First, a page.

Fueling Jobs and Economic Growth

The economic benefits associated with producing shale gas in the U.S. are considerable. Shale production provides new revenue to state and local governments. Currently, the U.S. natural gas industry is responsible for between 3 and 4 million direct and indirect jobs, representing about 2 percent of total U.S. employment in 2008.


Source: Bloomberg News

With U.S. unemployment figures hovering at 10 percent in early 2010 and state and federal governments desperately seeking revenues, the proliferation of shale development presents the opportunity to create thousands of new jobs, providing a new revenue and tax base for many states currently struggling in the current economic downturn. In Pennsylvania in 2008, development of the Marcellus Shale generated $2.3 billion in economic impact, created more than 29,000 jobs and resulted in $240 million in state and local taxes.  This economic growth associated with the Marcellus development could have an even larger impact over the next few years.  A Pennsylvania State University report estimated that natural gas production in the state in 2012 will be responsible for a $14 billion economic impact, $1.4 billion in state and local tax revenue and 180,000 jobs.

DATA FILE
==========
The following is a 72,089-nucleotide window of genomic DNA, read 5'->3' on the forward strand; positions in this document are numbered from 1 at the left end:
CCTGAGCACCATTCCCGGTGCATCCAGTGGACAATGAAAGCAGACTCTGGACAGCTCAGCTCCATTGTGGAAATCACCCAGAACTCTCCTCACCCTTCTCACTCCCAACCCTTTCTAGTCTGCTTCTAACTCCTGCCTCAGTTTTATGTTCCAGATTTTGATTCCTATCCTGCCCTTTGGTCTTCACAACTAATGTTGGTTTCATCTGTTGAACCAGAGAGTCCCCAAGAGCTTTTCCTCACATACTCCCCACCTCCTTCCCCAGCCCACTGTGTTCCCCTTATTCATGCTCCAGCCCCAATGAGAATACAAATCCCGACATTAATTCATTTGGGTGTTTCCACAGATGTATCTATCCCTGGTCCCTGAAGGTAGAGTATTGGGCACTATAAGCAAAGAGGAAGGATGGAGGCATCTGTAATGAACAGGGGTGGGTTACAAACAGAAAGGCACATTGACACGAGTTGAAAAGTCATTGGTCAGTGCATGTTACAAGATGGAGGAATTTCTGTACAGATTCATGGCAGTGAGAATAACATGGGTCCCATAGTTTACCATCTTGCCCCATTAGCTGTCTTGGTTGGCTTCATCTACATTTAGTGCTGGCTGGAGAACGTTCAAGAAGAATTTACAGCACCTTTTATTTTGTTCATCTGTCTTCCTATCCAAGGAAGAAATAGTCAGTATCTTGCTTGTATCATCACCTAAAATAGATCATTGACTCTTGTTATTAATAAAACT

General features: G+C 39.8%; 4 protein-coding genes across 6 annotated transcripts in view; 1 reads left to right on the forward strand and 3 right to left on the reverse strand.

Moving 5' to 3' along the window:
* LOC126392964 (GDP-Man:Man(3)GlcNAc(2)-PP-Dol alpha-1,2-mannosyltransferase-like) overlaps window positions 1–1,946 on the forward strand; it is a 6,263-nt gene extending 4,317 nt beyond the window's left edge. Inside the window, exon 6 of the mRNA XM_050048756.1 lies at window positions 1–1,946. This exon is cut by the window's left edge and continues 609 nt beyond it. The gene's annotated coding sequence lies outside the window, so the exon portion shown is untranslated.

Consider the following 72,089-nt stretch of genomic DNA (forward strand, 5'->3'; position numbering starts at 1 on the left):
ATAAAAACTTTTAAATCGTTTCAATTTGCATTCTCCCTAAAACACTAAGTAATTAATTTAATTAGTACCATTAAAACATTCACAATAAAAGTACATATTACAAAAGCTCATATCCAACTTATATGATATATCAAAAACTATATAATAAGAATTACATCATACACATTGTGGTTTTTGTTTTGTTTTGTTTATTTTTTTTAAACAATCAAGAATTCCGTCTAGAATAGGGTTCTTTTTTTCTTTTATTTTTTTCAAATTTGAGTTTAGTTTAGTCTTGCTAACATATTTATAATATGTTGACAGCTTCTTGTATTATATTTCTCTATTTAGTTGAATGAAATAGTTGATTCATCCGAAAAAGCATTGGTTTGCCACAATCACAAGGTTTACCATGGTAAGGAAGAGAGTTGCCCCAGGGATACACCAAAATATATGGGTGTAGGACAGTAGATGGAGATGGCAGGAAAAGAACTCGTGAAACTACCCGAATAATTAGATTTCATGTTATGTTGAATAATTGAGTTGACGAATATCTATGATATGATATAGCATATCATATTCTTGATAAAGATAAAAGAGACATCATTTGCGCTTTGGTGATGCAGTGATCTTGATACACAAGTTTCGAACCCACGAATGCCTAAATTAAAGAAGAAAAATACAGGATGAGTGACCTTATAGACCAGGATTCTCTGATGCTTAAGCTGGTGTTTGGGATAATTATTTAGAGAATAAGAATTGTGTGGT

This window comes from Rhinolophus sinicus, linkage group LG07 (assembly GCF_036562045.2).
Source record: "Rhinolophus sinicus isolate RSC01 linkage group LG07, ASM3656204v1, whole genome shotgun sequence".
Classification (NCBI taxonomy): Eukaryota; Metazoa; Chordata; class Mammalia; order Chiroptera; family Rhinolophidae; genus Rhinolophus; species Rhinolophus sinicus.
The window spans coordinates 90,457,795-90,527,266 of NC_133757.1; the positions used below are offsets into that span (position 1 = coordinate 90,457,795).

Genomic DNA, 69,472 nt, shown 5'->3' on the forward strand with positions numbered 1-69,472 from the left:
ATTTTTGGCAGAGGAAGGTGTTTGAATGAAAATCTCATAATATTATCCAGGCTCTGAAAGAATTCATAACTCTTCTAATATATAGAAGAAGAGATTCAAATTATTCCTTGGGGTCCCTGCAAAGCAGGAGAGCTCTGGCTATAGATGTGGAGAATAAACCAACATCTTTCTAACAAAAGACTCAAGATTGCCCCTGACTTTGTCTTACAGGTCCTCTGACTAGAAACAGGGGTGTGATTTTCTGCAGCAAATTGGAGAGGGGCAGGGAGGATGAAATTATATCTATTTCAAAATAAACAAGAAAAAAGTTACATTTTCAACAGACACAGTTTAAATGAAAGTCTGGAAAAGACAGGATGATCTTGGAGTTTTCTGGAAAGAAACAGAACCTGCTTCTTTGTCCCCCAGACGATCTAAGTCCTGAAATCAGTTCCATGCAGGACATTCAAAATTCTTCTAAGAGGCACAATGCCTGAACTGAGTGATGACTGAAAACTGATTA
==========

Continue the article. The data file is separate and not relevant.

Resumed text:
In another example based on 300 wells drilled in the Marcellus Shale, it is estimated that new natural gas development in New York will generate more than $1.6 billion in annual economic impact, including more than $600 million in tax revenue and the creation of thousands of jobs.